If yesterday was warm and cloudy, today the players walked out to a chilly sunday morning at Lord's. West Indies ended yesterday at 120/4. England still had a lead of 35 runs and they had just 6 more West Indian wickets to pick. The only problem being, one of those 6 wickets would be of a certain Shivnarine Chanderpaul. Currently the best test match cricket batsman, Chanderpaul is no stranger to pressure situations, getting his team out of a rut and not throwing his wicket away at any cost. West Indies were hoping for another one of his specials and that is exactly what he did. He scored 91 (after his first innings' 87 not out) and put together a 5th wicket partnership of 157 runs with Marlon Samuels (who scored 86) to frustrate the mickey out of the English bowling attack. Dinesh Ramdin and skipper Darren Sammy pitched in with 43 and 37 respectively to take the score to 345, giving England a target of 191 to chase with one day to go.
Earlier in the day, English cricketer of the year James Anderson started off with a maiden over, finding Marlon Samuels' outside edge, but the ball fell short of Tim Bresnan in the slips. Anderson's last delivery of the over was a sharp inswinger that drew out a few calls of despair and screams of "so close," from the crowd and the English fielders. West Indies' first inning's arch nemesis Stuart Broad (who picked 4 wickets in this innings to get a 10 wicket haul) too started with a maiden, but didn't really trouble Chanderpaul, who was pretty content leaving the deliveries alone. The delivery that had to be played, was blocked with a very straight bat.
More close calls with Broad getting Samuels outside edge, again falling short of slips, followed by a close run out chance missed by Pietersen. Broad also managed to get a bouncer to hit the side of Samuel's helmet. That only made Samuels resolve stronger and the next short one he got, was powerfully hooked for four. As Samuels and Chanderpaul made their half-centuries, both batsmen began to look completely in control.
At lunch, the Windies were 212/4, with a lead of 57 runs. They had put 92 runs on the board in the first session, without losing a wicket. This seemed like an indication that both men were resolute and had a game plan in mind. However, taking the new ball worked and Broad managed to get Samuels' outside edge, neatly picked up by Swann in the slips. Ramdin was rapped on the pads but umpire Marais Erasmus declined it. It seemed that England wanted to go for a review but eventually decided against it. There were words spoken and quite a few menacing glares exchanged - Anderson even displaying some hostility towards Ramdin by almost throwing the ball at his face.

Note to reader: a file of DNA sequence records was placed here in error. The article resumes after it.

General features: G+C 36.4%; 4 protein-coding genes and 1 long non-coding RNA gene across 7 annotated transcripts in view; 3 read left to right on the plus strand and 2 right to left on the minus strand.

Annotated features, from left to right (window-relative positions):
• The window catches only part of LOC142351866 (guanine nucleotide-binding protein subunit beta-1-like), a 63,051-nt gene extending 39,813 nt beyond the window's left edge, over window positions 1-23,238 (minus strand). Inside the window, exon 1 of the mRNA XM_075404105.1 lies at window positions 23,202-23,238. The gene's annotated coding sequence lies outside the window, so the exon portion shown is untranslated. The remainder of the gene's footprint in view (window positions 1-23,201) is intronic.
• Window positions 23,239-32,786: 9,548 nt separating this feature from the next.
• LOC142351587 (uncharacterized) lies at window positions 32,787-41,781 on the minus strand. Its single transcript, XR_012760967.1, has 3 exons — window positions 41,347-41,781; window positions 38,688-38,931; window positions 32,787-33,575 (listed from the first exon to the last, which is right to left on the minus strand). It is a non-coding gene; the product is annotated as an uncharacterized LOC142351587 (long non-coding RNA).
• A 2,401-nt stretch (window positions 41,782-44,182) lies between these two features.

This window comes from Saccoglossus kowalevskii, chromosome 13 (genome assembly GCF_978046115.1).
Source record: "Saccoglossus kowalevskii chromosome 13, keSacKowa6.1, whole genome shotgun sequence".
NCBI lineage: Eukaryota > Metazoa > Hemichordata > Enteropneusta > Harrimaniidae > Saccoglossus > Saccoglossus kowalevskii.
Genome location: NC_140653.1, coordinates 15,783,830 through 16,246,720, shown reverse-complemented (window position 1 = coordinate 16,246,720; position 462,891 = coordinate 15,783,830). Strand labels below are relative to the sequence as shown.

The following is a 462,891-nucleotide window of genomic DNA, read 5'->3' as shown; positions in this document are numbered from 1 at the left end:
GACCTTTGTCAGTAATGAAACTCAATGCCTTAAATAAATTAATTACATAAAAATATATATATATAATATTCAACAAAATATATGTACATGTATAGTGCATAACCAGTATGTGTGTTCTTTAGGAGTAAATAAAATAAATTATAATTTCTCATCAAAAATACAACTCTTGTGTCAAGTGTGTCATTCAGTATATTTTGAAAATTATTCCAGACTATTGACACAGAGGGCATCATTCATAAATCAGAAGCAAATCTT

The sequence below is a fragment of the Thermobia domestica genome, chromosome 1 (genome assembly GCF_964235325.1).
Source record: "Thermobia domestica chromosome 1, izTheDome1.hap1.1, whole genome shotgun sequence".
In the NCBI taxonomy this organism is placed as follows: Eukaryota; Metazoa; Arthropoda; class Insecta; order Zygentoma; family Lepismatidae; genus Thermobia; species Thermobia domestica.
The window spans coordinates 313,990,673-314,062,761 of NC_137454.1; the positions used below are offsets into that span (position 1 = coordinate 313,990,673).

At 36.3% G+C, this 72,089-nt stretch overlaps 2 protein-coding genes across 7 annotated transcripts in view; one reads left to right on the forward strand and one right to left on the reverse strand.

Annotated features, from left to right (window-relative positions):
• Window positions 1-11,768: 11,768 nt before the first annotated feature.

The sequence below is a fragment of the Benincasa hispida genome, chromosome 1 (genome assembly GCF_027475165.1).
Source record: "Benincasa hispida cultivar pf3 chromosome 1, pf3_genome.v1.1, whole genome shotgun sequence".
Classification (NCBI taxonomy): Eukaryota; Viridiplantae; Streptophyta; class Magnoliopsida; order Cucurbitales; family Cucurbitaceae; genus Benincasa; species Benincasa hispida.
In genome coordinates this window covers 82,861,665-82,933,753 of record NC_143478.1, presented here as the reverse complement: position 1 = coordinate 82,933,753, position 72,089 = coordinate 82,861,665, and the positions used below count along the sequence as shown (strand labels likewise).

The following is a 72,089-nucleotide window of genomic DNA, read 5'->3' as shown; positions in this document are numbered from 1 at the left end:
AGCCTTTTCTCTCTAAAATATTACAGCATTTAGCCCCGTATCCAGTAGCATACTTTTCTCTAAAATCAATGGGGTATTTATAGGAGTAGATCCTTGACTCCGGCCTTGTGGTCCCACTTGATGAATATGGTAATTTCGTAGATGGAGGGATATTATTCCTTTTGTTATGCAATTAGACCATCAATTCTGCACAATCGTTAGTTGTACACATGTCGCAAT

It rattled the Windies somehow and the next bowling change came with the fall of Chanderpaul's wicket. A missed sweep shot by Chanderpaul was given out by the umpire. Chanderpaul didn't want to go and even asked for a review, but the decision from upstairs was the same. Skipper Darren Sammy fell next after a breezy innings. He edged a bouncer by Broad to the keeper. The rest of the innings didn't last too long after that and West Indies were polished off for 345.
Things weren't peachy for England. Previous innings' century maker, captain Strauss fell to Kemar Roach in the second over itself, followed by night watchman James Anderson who fell to Roach in the fourth over. Roach got the ball to lift a bit and got Anderson's glove. while on its way to Ramdin's safe keeper gloves.
At stumps, England walked back in at 10/2, needing another 181 runs to win. West Indies will feel a lot more confident. Their batsmen did a decent job and their bowlers (especially Kemar Roach) bent their backs to get them in a good position. Now, it remains to be seen who will come up trumps on day 5.